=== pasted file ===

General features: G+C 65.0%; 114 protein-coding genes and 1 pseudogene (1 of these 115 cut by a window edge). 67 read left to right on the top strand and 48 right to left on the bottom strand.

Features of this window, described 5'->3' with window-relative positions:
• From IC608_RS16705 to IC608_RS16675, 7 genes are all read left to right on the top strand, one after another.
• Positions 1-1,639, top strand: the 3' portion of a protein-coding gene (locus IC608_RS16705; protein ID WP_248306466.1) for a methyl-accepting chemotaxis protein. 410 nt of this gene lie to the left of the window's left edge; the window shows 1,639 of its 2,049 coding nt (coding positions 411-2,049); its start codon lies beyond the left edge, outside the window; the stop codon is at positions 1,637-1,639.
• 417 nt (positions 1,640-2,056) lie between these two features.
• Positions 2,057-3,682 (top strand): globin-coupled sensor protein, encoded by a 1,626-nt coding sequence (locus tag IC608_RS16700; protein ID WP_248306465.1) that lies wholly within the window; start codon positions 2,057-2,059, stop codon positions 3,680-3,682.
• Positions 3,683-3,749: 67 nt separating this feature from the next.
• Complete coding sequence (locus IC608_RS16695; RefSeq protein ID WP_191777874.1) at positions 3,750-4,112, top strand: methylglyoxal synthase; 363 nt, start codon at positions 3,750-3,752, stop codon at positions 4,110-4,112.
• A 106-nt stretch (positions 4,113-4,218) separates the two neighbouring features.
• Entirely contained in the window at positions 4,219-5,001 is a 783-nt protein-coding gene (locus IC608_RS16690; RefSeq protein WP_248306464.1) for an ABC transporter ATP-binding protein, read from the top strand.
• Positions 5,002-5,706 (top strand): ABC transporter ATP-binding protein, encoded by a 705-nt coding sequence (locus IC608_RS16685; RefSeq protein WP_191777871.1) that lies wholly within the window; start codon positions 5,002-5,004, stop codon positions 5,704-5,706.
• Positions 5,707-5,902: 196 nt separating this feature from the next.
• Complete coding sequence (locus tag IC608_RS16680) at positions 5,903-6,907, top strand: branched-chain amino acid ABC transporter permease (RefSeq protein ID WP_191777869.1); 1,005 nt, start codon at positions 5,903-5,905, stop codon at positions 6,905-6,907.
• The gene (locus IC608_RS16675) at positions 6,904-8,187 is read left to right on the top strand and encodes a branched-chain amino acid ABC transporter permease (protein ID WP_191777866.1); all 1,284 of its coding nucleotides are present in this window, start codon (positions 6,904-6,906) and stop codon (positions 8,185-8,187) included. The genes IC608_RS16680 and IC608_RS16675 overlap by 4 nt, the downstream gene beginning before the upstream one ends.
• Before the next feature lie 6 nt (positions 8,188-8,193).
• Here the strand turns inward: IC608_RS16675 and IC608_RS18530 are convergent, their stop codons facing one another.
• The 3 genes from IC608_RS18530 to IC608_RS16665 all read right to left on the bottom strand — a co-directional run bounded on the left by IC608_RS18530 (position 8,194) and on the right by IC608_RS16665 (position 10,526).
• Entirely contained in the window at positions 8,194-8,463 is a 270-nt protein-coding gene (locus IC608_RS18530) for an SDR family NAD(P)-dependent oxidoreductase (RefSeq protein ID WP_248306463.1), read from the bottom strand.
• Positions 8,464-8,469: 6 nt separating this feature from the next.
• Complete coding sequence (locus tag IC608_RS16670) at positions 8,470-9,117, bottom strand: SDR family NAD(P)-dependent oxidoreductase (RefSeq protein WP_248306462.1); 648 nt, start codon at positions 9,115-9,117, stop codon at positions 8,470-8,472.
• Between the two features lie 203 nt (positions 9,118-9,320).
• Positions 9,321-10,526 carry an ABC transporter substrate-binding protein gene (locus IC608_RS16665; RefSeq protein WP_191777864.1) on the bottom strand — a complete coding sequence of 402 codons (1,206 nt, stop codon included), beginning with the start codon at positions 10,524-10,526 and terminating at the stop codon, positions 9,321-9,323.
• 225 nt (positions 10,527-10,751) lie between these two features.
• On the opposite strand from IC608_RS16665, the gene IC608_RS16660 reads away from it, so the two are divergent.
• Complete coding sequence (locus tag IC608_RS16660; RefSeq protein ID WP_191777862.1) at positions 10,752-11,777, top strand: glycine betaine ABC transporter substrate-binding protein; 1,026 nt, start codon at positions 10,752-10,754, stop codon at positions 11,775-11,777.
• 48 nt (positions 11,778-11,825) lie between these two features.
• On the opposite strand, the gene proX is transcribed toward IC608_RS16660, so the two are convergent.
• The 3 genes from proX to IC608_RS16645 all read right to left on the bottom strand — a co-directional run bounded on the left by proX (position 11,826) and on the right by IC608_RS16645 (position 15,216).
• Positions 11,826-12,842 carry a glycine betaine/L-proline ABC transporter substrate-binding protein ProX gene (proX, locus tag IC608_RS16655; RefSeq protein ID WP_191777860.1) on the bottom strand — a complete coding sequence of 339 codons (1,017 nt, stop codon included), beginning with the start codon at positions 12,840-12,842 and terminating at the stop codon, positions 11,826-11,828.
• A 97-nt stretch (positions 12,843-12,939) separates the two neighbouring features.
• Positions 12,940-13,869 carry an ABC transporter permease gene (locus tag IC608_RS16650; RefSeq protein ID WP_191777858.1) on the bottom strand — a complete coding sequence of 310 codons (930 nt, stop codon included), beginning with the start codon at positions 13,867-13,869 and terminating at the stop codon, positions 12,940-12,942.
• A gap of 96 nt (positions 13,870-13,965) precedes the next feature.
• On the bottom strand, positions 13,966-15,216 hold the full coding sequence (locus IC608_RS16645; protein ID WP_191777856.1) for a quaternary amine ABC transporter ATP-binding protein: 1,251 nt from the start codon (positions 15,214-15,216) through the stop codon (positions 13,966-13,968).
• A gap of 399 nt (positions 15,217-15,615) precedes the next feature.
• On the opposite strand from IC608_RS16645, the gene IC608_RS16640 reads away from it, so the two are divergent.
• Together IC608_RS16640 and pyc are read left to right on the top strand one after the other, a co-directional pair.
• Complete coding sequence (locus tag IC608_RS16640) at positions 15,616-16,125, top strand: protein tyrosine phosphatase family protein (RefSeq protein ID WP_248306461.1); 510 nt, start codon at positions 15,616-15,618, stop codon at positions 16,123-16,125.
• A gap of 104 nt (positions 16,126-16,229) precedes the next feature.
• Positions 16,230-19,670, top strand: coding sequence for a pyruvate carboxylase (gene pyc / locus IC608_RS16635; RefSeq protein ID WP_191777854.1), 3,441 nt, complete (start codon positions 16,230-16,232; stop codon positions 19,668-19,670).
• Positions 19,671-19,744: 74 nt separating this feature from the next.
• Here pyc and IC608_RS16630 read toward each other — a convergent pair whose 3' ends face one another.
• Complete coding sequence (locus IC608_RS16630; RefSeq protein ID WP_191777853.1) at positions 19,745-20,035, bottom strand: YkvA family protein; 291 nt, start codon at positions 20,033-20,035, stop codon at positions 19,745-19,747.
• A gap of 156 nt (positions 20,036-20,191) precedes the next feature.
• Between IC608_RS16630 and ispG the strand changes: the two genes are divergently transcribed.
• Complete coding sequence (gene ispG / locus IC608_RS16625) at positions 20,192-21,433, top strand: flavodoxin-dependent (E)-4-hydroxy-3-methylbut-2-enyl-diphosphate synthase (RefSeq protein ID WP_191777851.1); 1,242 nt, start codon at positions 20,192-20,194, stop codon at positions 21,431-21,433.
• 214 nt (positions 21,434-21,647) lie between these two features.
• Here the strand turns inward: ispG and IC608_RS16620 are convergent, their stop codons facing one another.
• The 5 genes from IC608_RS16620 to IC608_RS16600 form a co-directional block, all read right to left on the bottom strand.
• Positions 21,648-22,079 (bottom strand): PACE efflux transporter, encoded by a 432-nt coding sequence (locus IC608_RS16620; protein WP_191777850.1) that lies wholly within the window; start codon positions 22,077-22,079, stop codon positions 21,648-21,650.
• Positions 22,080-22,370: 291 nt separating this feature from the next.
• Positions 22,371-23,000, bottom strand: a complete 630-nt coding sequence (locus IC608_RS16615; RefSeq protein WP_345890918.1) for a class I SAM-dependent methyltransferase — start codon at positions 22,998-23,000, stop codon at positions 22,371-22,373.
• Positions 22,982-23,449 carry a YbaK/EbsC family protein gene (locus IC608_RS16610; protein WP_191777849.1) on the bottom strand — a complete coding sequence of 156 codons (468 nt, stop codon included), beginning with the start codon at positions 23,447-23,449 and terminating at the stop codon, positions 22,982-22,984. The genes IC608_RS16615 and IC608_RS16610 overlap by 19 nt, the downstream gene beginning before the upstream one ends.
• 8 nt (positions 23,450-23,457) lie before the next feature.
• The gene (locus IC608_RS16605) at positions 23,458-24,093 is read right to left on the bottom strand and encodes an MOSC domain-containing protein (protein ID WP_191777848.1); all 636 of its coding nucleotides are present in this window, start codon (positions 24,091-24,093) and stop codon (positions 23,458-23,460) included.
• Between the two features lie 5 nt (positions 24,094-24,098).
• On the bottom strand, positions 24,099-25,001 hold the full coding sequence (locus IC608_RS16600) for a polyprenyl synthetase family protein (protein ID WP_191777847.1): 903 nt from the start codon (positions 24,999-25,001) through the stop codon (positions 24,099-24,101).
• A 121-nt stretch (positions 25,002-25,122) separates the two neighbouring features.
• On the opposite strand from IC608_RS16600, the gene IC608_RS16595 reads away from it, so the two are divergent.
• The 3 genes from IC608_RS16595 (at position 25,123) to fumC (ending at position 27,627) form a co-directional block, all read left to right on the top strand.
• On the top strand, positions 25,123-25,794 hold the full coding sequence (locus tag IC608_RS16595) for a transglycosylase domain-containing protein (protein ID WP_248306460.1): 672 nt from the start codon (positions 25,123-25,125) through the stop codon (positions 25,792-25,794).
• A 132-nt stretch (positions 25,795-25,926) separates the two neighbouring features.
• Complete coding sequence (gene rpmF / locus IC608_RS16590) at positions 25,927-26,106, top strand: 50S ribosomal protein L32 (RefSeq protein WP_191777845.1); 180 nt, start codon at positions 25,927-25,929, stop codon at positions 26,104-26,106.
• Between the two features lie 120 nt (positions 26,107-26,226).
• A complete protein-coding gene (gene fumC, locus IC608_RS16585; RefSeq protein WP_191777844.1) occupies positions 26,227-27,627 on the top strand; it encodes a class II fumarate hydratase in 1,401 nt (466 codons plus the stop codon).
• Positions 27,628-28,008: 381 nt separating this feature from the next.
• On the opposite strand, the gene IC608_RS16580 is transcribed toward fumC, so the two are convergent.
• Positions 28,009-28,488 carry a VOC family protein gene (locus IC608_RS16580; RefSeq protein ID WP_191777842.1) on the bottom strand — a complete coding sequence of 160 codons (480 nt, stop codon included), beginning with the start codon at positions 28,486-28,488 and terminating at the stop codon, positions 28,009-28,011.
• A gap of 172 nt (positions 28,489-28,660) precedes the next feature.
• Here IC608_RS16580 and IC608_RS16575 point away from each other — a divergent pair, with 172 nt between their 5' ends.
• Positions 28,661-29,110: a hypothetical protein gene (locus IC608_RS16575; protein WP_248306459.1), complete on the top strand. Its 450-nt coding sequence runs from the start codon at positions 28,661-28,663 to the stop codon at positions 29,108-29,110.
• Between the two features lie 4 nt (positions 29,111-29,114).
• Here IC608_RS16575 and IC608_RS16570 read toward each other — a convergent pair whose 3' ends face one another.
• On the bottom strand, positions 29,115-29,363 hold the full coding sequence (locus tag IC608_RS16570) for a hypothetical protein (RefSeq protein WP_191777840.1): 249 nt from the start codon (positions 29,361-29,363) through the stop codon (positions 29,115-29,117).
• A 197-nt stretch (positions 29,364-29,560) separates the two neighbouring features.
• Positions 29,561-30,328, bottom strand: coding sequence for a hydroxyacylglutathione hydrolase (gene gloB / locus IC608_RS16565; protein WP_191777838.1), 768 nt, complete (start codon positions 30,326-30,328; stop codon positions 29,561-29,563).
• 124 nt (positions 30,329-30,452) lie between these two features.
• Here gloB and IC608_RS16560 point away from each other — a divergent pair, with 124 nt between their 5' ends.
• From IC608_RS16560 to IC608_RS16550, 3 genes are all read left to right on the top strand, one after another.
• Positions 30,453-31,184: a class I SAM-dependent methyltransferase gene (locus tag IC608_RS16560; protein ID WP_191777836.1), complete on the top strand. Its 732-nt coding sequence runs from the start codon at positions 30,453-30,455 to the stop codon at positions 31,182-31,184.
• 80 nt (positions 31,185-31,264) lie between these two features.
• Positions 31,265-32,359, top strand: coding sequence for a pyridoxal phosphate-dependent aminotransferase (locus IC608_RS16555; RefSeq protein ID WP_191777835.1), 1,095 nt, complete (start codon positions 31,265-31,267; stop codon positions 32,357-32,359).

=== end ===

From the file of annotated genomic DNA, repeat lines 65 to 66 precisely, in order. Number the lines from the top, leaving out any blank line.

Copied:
• Positions 27,628-28,008: 381 nt separating this feature from the next.
• On the opposite strand, the gene IC608_RS16580 is transcribed toward fumC, so the two are convergent.